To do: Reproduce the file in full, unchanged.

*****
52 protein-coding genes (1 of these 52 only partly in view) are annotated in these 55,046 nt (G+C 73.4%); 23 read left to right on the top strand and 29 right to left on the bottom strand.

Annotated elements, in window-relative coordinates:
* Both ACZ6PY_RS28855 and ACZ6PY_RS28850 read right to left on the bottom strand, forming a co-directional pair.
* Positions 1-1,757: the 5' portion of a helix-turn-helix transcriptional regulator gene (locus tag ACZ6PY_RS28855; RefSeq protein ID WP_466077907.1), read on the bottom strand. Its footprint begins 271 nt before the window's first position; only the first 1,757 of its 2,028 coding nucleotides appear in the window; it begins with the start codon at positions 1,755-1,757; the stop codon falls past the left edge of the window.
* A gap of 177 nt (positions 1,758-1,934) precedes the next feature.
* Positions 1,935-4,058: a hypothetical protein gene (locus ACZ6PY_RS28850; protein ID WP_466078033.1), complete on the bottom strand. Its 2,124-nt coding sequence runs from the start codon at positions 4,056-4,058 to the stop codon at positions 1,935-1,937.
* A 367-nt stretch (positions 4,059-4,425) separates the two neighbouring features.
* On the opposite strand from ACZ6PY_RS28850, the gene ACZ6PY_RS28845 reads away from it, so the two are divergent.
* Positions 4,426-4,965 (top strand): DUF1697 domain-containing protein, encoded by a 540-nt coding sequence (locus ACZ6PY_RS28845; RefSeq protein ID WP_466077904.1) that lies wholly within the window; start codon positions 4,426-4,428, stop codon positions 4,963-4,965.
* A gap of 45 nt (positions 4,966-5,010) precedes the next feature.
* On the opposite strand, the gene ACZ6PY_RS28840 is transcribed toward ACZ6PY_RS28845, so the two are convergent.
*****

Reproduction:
52 protein-coding genes (1 of these 52 only partly in view) are annotated in these 55,046 nt (G+C 73.4%); 23 read left to right on the top strand and 29 right to left on the bottom strand.

Annotated elements, in window-relative coordinates:
* Both ACZ6PY_RS28855 and ACZ6PY_RS28850 read right to left on the bottom strand, forming a co-directional pair.
* Positions 1-1,757: the 5' portion of a helix-turn-helix transcriptional regulator gene (locus tag ACZ6PY_RS28855; RefSeq protein ID WP_466077907.1), read on the bottom strand. Its footprint begins 271 nt before the window's first position; only the first 1,757 of its 2,028 coding nucleotides appear in the window; it begins with the start codon at positions 1,755-1,757; the stop codon falls past the left edge of the window.
* A gap of 177 nt (positions 1,758-1,934) precedes the next feature.
* Positions 1,935-4,058: a hypothetical protein gene (locus ACZ6PY_RS28850; protein ID WP_466078033.1), complete on the bottom strand. Its 2,124-nt coding sequence runs from the start codon at positions 4,056-4,058 to the stop codon at positions 1,935-1,937.
* A 367-nt stretch (positions 4,059-4,425) separates the two neighbouring features.
* On the opposite strand from ACZ6PY_RS28850, the gene ACZ6PY_RS28845 reads away from it, so the two are divergent.
* Positions 4,426-4,965 (top strand): DUF1697 domain-containing protein, encoded by a 540-nt coding sequence (locus ACZ6PY_RS28845; RefSeq protein ID WP_466077904.1) that lies wholly within the window; start codon positions 4,426-4,428, stop codon positions 4,963-4,965.
* A gap of 45 nt (positions 4,966-5,010) precedes the next feature.
* On the opposite strand, the gene ACZ6PY_RS28840 is transcribed toward ACZ6PY_RS28845, so the two are convergent.